Judges: Wyn and Gerald Priestley


The French trip will be on Thursday 21 November. Please see full details in the attachment.  A payment of £25.00 (non-refundable deposit) or the full payment of £56.00 is being taken at the August meeting. Menu choices and pick-up times will be circulated in the October newsletter. Please join us again this year and bring along your friends.


This summer we have a good crop of redcurrants on our bushes which I will be using to make this wine.

Redcurrant Wine, CJJ Berry

3 lb (1.5 kg) redcurrants

3 lb (1.5 kg) sugar

1 gallon (4.5 ltrs) water

Yeast and nutrient

Pectic enzyme

Place the washed redcurrants in a plastic bucket and crush them. Boil the water with the sugar and while still boiling pour over the redcurrants. When it has cooled to about blood heat add the pectic enzyme and a day later the yeast and nutrient. Keep covered and in a warm place for 5 days, stirring each day. Strain into a demijohn. Leave until fermentation ceases and the wine clears, approx. 3 months. Rack and add a Campden tablet. Leave for 2 weeks and bottle.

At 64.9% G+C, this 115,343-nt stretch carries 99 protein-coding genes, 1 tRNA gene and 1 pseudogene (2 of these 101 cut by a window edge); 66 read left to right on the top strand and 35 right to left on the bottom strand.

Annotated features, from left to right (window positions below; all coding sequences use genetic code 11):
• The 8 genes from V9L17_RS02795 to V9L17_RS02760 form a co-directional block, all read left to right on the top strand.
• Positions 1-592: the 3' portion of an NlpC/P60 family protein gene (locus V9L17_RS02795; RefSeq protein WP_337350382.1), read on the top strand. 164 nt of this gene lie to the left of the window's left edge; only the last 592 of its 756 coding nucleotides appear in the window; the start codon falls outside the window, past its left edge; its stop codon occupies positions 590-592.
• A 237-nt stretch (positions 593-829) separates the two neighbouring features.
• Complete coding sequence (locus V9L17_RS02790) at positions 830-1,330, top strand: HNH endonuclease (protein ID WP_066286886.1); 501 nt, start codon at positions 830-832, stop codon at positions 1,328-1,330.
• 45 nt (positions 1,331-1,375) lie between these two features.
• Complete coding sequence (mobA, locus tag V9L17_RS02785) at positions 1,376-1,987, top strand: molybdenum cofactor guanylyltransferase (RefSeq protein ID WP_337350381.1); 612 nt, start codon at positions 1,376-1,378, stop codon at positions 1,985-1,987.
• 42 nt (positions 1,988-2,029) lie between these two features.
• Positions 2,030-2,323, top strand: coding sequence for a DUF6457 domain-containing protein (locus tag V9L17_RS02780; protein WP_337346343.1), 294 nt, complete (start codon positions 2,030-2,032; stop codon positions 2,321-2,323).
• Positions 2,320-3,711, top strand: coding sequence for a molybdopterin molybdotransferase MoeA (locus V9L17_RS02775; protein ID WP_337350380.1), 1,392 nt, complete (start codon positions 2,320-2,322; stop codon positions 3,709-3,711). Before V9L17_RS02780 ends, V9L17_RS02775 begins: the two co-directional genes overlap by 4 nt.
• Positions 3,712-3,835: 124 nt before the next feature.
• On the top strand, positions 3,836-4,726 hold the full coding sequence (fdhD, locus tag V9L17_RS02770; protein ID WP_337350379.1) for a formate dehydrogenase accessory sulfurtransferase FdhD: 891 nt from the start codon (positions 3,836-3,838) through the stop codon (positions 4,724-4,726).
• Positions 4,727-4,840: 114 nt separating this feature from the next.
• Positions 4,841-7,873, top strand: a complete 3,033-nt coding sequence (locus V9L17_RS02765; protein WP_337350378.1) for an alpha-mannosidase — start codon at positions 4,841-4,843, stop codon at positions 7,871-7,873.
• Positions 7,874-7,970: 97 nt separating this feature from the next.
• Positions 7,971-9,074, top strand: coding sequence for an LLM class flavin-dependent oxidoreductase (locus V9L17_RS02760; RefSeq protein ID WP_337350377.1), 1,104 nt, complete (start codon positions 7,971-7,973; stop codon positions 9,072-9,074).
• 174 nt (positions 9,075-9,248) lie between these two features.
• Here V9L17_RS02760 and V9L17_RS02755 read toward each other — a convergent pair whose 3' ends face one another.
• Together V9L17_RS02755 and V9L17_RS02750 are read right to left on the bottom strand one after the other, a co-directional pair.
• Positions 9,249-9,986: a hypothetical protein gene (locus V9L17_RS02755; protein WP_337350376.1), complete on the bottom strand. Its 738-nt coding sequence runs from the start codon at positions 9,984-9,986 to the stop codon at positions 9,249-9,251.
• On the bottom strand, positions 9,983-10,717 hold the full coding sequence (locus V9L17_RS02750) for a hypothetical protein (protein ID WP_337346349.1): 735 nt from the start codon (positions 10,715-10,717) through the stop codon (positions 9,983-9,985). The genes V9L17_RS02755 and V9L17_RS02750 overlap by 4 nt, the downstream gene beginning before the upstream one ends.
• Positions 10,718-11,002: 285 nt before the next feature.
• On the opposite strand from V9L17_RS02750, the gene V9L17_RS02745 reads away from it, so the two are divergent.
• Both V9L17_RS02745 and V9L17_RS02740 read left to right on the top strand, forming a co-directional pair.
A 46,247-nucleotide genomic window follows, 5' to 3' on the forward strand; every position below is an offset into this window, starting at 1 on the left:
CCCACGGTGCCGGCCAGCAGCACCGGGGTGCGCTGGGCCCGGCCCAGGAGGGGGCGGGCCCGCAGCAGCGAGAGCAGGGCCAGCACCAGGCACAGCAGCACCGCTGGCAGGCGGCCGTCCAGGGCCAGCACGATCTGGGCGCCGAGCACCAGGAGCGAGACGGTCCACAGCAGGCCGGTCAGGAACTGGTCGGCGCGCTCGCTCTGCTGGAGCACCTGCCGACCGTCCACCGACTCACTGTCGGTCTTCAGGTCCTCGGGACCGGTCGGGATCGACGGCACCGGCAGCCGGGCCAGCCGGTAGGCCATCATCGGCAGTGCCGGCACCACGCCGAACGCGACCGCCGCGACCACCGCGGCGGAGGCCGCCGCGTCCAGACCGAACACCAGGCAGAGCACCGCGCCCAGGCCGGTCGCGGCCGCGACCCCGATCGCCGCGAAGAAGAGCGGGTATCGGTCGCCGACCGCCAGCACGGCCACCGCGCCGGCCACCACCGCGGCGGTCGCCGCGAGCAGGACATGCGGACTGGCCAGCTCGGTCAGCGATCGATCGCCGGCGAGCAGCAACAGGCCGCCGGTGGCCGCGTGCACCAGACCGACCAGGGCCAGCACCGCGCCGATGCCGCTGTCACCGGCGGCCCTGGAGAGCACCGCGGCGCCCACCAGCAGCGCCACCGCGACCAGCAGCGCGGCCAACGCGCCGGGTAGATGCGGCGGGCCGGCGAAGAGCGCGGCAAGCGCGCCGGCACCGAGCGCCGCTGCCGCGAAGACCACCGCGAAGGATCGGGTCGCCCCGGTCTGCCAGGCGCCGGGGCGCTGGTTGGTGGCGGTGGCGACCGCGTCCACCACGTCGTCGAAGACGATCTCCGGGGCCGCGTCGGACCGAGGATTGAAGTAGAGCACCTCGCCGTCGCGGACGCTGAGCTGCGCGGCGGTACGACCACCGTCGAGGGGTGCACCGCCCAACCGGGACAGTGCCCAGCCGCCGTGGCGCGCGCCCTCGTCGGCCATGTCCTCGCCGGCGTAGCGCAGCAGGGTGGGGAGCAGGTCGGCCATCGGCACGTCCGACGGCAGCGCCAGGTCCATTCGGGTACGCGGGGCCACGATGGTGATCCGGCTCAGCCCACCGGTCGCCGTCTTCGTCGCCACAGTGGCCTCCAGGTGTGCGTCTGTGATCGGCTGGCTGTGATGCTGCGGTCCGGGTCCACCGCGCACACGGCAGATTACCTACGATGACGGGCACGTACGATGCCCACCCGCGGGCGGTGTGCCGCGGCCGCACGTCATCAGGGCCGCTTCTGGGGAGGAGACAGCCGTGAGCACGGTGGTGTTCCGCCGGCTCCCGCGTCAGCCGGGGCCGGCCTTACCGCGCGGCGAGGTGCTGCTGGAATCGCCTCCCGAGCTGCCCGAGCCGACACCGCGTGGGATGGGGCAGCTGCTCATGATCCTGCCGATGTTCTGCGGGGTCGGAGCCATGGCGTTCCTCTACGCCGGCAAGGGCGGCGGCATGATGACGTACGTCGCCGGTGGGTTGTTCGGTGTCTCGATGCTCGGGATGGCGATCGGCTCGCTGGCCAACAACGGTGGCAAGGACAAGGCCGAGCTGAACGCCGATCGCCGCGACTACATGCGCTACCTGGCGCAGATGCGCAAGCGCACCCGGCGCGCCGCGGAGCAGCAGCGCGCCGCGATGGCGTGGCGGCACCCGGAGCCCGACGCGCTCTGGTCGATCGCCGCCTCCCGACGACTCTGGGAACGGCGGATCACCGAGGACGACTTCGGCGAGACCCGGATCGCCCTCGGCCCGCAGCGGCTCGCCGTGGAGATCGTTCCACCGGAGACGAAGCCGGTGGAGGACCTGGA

NB  The redcurrants can be frozen until ready for use.




Jan and Chris are running another bus trip on the annual RT3183 rally to Tenterden this year.  Departure time from 11 Stacey Road 8.15 am, arrival time in Tenterden around 10.00 am. Chris’ bus will then be in a static display, but free bus rides to Rye, Appledore and Bodiam are available on a number of other vintage buses. Alternatively, guests can take a trip to Bodiam on the Kent and East Sussex Railway or simply enjoy a drink and lunch in Tenterden.  The bus will depart approx 4.00 pm and arrive back in Hildenborough around 6.00 pm.  Please contact Jan and Chris if you are interested in taking part in the rally.